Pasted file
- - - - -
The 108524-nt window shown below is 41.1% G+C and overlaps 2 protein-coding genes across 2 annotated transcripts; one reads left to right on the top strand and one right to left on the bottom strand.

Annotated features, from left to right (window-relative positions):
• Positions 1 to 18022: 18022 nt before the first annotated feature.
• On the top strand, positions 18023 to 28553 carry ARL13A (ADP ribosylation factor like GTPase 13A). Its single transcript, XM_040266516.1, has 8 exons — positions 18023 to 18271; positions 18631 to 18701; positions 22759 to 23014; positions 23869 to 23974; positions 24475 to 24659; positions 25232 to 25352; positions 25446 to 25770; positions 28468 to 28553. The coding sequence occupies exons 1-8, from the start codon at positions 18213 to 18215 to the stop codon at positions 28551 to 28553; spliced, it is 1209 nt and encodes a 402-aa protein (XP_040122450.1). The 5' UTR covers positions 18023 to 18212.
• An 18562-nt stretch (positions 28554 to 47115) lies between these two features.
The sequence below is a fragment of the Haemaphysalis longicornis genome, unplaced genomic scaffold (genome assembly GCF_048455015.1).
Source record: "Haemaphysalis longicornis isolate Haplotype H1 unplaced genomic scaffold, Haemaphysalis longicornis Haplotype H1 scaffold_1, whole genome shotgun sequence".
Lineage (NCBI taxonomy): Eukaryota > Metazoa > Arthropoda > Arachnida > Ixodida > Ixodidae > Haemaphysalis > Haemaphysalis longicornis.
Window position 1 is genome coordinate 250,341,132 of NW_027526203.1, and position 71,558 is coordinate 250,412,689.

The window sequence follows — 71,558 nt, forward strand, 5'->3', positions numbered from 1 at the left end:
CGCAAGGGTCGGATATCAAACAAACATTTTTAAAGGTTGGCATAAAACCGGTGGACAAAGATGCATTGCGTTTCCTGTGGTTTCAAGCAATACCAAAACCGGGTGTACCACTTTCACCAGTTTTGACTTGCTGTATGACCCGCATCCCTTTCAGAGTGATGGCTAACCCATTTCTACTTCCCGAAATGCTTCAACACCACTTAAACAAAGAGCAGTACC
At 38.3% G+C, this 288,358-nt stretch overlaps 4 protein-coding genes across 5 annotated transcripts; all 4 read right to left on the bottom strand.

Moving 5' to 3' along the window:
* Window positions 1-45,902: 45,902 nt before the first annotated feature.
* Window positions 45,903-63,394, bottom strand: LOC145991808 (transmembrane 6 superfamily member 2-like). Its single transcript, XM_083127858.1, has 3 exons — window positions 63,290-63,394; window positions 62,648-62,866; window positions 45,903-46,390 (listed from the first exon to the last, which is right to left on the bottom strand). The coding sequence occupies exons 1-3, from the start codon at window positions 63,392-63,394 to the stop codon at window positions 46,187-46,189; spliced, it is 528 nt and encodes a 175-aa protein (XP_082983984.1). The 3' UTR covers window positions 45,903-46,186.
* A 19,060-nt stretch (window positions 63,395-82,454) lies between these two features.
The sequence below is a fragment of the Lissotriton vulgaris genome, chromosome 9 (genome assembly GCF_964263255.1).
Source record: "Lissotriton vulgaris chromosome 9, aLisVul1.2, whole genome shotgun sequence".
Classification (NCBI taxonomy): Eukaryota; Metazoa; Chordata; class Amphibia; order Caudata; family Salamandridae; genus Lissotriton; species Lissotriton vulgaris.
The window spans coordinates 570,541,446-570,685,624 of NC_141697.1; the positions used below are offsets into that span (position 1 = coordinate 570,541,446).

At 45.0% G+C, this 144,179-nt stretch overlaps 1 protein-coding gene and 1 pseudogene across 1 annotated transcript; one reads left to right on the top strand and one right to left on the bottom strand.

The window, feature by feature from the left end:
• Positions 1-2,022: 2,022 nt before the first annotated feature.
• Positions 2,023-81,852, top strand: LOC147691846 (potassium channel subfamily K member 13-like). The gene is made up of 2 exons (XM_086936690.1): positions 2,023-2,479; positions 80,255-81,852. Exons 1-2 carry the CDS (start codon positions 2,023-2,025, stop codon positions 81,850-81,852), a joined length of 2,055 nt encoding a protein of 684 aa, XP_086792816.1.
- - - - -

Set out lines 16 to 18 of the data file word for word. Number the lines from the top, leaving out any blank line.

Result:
* A 19,060-nt stretch (window positions 63,395-82,454) lies between these two features.
The sequence below is a fragment of the Lissotriton vulgaris genome, chromosome 9 (genome assembly GCF_964263255.1).
Source record: "Lissotriton vulgaris chromosome 9, aLisVul1.2, whole genome shotgun sequence".